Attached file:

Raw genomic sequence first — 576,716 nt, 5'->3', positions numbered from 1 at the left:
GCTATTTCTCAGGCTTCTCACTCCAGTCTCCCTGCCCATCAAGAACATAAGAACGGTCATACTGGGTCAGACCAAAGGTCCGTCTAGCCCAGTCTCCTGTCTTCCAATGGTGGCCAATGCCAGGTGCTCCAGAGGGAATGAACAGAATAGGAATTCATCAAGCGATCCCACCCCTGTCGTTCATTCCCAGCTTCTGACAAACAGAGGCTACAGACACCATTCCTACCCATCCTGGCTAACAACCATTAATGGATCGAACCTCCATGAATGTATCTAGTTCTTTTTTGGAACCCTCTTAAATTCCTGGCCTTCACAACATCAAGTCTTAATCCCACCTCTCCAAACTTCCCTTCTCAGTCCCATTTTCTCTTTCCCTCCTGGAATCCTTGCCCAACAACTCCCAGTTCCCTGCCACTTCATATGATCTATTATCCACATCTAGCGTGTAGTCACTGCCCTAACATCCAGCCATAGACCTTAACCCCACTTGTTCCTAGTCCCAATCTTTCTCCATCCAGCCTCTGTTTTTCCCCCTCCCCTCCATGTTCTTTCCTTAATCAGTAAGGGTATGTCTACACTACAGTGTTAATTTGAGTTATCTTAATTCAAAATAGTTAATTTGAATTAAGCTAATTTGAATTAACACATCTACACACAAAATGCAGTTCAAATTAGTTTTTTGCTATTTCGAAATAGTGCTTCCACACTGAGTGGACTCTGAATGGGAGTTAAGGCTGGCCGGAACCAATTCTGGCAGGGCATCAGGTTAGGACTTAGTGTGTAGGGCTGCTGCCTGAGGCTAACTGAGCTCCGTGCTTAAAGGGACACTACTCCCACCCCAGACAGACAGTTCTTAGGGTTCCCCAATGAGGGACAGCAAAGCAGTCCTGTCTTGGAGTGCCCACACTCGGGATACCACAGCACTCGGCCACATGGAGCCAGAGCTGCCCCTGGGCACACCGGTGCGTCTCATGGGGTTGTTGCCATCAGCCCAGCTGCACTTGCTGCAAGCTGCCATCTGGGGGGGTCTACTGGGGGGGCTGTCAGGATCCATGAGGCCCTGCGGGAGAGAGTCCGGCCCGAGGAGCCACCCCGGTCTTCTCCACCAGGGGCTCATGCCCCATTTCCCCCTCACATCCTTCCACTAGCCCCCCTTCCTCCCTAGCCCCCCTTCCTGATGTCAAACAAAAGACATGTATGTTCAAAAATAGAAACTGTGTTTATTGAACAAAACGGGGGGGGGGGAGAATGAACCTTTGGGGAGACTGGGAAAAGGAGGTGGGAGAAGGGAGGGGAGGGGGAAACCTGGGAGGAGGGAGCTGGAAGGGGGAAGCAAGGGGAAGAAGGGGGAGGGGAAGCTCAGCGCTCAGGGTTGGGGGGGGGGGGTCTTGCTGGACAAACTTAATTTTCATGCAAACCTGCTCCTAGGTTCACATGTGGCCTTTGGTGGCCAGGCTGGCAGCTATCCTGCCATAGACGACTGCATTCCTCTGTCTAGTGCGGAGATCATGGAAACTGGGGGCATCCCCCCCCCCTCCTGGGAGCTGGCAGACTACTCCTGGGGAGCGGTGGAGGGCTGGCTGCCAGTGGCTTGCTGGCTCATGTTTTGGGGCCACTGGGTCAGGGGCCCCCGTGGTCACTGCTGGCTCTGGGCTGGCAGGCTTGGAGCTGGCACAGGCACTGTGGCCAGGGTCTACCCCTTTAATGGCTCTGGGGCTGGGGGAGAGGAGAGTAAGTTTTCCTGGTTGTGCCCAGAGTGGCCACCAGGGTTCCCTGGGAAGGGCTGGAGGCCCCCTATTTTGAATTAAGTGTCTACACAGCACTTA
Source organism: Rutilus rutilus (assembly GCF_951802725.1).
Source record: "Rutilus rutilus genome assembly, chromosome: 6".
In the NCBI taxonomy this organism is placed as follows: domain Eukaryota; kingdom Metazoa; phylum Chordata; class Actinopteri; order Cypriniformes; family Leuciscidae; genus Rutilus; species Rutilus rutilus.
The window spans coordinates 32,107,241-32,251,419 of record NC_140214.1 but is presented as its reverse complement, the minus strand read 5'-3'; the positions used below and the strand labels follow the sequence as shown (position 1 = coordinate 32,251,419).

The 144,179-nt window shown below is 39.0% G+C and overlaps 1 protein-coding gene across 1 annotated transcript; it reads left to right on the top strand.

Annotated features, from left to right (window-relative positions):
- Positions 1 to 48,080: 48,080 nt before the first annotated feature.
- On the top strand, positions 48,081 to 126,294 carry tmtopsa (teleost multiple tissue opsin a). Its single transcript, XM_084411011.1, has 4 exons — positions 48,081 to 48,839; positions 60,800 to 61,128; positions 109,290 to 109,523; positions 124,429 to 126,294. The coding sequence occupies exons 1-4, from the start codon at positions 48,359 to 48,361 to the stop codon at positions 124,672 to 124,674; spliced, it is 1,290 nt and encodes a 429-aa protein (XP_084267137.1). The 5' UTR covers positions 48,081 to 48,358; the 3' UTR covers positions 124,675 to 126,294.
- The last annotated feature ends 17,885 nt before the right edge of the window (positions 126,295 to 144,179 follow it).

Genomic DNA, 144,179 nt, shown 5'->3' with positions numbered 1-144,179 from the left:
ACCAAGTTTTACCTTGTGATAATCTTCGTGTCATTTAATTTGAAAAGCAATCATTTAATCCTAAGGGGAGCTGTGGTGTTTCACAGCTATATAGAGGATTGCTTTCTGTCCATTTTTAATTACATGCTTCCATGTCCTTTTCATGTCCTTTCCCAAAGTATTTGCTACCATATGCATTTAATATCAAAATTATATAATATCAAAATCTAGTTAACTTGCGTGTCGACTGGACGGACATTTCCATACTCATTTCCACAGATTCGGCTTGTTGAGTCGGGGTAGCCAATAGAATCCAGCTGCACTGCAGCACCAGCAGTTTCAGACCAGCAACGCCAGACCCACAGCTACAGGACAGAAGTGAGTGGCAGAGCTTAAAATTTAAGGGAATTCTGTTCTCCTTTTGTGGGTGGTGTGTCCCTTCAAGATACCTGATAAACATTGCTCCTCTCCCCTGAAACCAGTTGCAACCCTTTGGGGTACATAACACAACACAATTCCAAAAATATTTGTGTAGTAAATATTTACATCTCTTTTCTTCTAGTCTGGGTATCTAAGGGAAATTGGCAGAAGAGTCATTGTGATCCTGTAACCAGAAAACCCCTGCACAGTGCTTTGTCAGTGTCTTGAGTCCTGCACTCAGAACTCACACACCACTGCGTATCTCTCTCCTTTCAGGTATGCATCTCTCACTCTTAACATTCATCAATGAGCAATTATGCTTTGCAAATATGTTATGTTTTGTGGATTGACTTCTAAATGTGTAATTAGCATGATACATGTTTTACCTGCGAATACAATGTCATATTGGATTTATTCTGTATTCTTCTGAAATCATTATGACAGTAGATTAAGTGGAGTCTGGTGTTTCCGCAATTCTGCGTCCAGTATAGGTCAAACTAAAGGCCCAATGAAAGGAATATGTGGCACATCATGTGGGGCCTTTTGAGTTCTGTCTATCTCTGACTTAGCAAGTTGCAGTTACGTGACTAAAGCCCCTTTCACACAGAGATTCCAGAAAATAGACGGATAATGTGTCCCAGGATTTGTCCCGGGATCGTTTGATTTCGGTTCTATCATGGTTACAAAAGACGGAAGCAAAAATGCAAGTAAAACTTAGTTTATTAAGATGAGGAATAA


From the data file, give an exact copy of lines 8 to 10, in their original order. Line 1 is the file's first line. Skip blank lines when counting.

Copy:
Annotated features, from left to right (window-relative positions):
- Positions 1 to 48,080: 48,080 nt before the first annotated feature.
- On the top strand, positions 48,081 to 126,294 carry tmtopsa (teleost multiple tissue opsin a). Its single transcript, XM_084411011.1, has 4 exons — positions 48,081 to 48,839; positions 60,800 to 61,128; positions 109,290 to 109,523; positions 124,429 to 126,294. The coding sequence occupies exons 1-4, from the start codon at positions 48,359 to 48,361 to the stop codon at positions 124,672 to 124,674; spliced, it is 1,290 nt and encodes a 429-aa protein (XP_084267137.1). The 5' UTR covers positions 48,081 to 48,358; the 3' UTR covers positions 124,675 to 126,294.